What do we do now?

Marie started praying.  Always a good place to start.

I called the Cocke County Sheriff’s Department.  Although they were short handed and quite busy, a Sheriff’s car came up behind us to run flashing lights so no semis smashed us.  Deputies Alex and Heath turned out to be dog lovers and were not gruff with us at all for asking for their help.  In fact I think they enjoyed getting to see the inside of a rescue transport vehicle set up so animals can be taken in and out easily yet ride securely.

That transport, which we were supposed to be meeting at a truck stop on I-81, came to us (which meant going on to Newport, turning around and coming back to where we were) and we transferred the dogs.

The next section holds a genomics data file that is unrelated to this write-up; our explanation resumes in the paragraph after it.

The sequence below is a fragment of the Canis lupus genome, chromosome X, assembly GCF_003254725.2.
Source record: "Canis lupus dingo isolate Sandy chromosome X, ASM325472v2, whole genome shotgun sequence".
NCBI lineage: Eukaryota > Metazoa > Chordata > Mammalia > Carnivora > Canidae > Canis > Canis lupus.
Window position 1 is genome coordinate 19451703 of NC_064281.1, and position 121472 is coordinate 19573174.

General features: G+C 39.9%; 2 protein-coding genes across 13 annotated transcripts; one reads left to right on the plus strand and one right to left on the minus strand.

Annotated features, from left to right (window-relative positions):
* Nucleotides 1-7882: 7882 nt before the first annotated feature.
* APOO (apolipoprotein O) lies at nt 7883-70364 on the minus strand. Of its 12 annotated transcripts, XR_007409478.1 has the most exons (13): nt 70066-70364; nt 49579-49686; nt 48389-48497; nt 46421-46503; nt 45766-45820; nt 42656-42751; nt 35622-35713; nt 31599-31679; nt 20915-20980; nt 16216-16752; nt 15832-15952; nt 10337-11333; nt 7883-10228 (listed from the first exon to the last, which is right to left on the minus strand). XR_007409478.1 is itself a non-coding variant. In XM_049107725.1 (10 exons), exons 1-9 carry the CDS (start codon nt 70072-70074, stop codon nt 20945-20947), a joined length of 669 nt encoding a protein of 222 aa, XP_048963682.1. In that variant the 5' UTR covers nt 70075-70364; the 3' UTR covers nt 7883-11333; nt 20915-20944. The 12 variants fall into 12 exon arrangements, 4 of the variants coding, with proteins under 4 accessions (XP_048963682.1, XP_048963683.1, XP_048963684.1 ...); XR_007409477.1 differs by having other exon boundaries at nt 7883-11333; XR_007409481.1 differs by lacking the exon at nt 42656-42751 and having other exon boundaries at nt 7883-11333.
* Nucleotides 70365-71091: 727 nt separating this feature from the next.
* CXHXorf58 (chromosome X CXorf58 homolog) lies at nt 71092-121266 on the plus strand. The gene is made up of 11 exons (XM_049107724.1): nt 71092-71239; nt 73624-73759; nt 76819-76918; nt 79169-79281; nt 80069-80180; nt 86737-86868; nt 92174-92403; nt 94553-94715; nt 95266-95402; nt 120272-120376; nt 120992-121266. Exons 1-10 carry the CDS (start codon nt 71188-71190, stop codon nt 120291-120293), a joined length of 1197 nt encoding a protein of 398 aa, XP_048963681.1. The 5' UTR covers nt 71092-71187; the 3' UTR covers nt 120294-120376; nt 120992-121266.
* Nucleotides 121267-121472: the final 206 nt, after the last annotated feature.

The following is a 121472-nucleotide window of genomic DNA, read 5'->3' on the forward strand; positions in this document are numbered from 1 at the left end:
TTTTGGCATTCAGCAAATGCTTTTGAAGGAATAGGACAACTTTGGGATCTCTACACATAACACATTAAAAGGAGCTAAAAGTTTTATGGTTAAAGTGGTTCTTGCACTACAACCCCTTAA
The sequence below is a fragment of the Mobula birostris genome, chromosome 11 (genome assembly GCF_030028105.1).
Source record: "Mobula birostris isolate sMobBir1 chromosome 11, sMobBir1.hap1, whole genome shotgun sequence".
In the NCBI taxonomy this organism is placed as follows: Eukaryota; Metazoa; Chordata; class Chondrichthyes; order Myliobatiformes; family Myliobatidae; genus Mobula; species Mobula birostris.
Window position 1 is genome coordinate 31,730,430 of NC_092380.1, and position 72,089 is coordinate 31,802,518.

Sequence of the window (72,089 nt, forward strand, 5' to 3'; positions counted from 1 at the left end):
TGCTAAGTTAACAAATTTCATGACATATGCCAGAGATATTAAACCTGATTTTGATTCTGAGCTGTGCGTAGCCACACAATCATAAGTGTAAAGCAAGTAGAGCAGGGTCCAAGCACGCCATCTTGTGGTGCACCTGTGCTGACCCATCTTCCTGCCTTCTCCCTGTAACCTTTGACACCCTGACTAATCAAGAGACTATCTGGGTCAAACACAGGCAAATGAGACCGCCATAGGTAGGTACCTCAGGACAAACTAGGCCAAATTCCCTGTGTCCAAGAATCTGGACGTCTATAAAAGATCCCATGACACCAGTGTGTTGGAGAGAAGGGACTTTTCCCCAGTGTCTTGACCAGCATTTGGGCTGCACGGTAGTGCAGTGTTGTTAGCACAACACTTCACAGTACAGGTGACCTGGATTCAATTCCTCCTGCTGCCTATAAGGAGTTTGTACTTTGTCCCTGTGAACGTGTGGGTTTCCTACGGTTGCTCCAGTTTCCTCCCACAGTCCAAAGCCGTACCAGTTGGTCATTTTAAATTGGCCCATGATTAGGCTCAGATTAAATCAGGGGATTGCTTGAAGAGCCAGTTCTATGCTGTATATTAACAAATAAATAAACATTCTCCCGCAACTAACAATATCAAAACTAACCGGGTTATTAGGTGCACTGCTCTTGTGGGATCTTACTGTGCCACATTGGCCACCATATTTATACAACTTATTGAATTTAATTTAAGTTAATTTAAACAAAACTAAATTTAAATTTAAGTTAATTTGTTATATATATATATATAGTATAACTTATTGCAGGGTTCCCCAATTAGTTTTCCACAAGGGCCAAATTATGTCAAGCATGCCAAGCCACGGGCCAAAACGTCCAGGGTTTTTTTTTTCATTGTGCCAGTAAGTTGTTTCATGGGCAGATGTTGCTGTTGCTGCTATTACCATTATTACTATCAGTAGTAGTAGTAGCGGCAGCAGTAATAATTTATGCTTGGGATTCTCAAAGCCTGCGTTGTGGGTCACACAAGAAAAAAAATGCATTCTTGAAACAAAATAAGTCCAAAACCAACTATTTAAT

The driver of this transport, Melinda, was having a horrendous night before I complicated it further.   Before she got to Nashville a tractor-trailer truck went off the road and burned, closing I-40 for an hour and a half while crews got that put out and cleaned up.  Then she hit another traffic snag in Nashville, so the rendezvous that was planned for 8:30 pm got shoved back to 10:30.  There was another wreck that slowed traffic after she left here and headed north, so it was a rough run for her.  We work with a couple of other transport services, and I’m not sure they’d have been so accommodating if all this had happened to them.  So, Thank you Melinda!